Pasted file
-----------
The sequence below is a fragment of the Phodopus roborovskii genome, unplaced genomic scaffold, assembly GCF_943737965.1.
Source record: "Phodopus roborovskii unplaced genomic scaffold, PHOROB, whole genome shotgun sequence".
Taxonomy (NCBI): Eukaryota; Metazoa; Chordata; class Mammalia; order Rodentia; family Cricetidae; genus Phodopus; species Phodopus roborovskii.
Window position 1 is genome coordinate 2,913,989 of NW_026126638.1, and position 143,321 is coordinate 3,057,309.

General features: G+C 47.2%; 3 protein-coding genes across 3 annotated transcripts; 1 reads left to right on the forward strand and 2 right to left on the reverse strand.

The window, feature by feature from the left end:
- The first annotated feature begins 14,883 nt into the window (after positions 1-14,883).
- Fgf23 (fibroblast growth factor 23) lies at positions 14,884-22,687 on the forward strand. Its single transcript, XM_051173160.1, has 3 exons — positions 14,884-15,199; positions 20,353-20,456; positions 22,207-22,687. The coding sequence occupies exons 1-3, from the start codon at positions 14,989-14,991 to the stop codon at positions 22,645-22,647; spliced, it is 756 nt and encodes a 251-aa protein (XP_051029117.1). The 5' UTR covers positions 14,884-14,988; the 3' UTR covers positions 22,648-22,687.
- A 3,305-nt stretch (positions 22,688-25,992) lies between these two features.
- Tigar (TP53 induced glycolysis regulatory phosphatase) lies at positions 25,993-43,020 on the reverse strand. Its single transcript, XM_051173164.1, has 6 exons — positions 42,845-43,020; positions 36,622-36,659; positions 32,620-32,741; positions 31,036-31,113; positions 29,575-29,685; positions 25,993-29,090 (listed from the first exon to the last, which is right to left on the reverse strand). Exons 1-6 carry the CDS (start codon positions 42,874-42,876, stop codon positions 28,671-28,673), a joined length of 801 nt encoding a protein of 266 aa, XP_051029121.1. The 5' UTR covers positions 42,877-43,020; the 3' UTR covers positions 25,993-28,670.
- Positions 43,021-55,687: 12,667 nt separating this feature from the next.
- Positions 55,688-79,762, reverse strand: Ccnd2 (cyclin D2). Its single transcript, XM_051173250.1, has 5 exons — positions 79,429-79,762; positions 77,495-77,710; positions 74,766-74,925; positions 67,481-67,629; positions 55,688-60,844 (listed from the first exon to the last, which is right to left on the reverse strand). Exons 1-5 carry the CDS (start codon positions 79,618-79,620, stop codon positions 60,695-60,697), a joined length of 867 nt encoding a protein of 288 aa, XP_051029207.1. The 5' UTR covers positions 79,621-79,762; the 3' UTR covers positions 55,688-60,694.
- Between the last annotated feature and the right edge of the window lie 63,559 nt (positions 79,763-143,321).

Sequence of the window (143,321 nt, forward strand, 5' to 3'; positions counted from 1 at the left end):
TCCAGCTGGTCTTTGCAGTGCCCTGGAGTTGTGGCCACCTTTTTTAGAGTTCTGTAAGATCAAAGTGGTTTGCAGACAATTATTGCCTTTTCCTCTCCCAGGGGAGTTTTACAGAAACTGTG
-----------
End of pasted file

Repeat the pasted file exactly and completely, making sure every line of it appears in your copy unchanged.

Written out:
The sequence below is a fragment of the Phodopus roborovskii genome, unplaced genomic scaffold, assembly GCF_943737965.1.
Source record: "Phodopus roborovskii unplaced genomic scaffold, PHOROB, whole genome shotgun sequence".
Taxonomy (NCBI): Eukaryota; Metazoa; Chordata; class Mammalia; order Rodentia; family Cricetidae; genus Phodopus; species Phodopus roborovskii.
Window position 1 is genome coordinate 2,913,989 of NW_026126638.1, and position 143,321 is coordinate 3,057,309.

General features: G+C 47.2%; 3 protein-coding genes across 3 annotated transcripts; 1 reads left to right on the forward strand and 2 right to left on the reverse strand.

The window, feature by feature from the left end:
- The first annotated feature begins 14,883 nt into the window (after positions 1-14,883).
- Fgf23 (fibroblast growth factor 23) lies at positions 14,884-22,687 on the forward strand. Its single transcript, XM_051173160.1, has 3 exons — positions 14,884-15,199; positions 20,353-20,456; positions 22,207-22,687. The coding sequence occupies exons 1-3, from the start codon at positions 14,989-14,991 to the stop codon at positions 22,645-22,647; spliced, it is 756 nt and encodes a 251-aa protein (XP_051029117.1). The 5' UTR covers positions 14,884-14,988; the 3' UTR covers positions 22,648-22,687.
- A 3,305-nt stretch (positions 22,688-25,992) lies between these two features.
- Tigar (TP53 induced glycolysis regulatory phosphatase) lies at positions 25,993-43,020 on the reverse strand. Its single transcript, XM_051173164.1, has 6 exons — positions 42,845-43,020; positions 36,622-36,659; positions 32,620-32,741; positions 31,036-31,113; positions 29,575-29,685; positions 25,993-29,090 (listed from the first exon to the last, which is right to left on the reverse strand). Exons 1-6 carry the CDS (start codon positions 42,874-42,876, stop codon positions 28,671-28,673), a joined length of 801 nt encoding a protein of 266 aa, XP_051029121.1. The 5' UTR covers positions 42,877-43,020; the 3' UTR covers positions 25,993-28,670.
- Positions 43,021-55,687: 12,667 nt separating this feature from the next.
- Positions 55,688-79,762, reverse strand: Ccnd2 (cyclin D2). Its single transcript, XM_051173250.1, has 5 exons — positions 79,429-79,762; positions 77,495-77,710; positions 74,766-74,925; positions 67,481-67,629; positions 55,688-60,844 (listed from the first exon to the last, which is right to left on the reverse strand). Exons 1-5 carry the CDS (start codon positions 79,618-79,620, stop codon positions 60,695-60,697), a joined length of 867 nt encoding a protein of 288 aa, XP_051029207.1. The 5' UTR covers positions 79,621-79,762; the 3' UTR covers positions 55,688-60,694.
- Between the last annotated feature and the right edge of the window lie 63,559 nt (positions 79,763-143,321).

Sequence of the window (143,321 nt, forward strand, 5' to 3'; positions counted from 1 at the left end):
TCCAGCTGGTCTTTGCAGTGCCCTGGAGTTGTGGCCACCTTTTTTAGAGTTCTGTAAGATCAAAGTGGTTTGCAGACAATTATTGCCTTTTCCTCTCCCAGGGGAGTTTTACAGAAACTGTG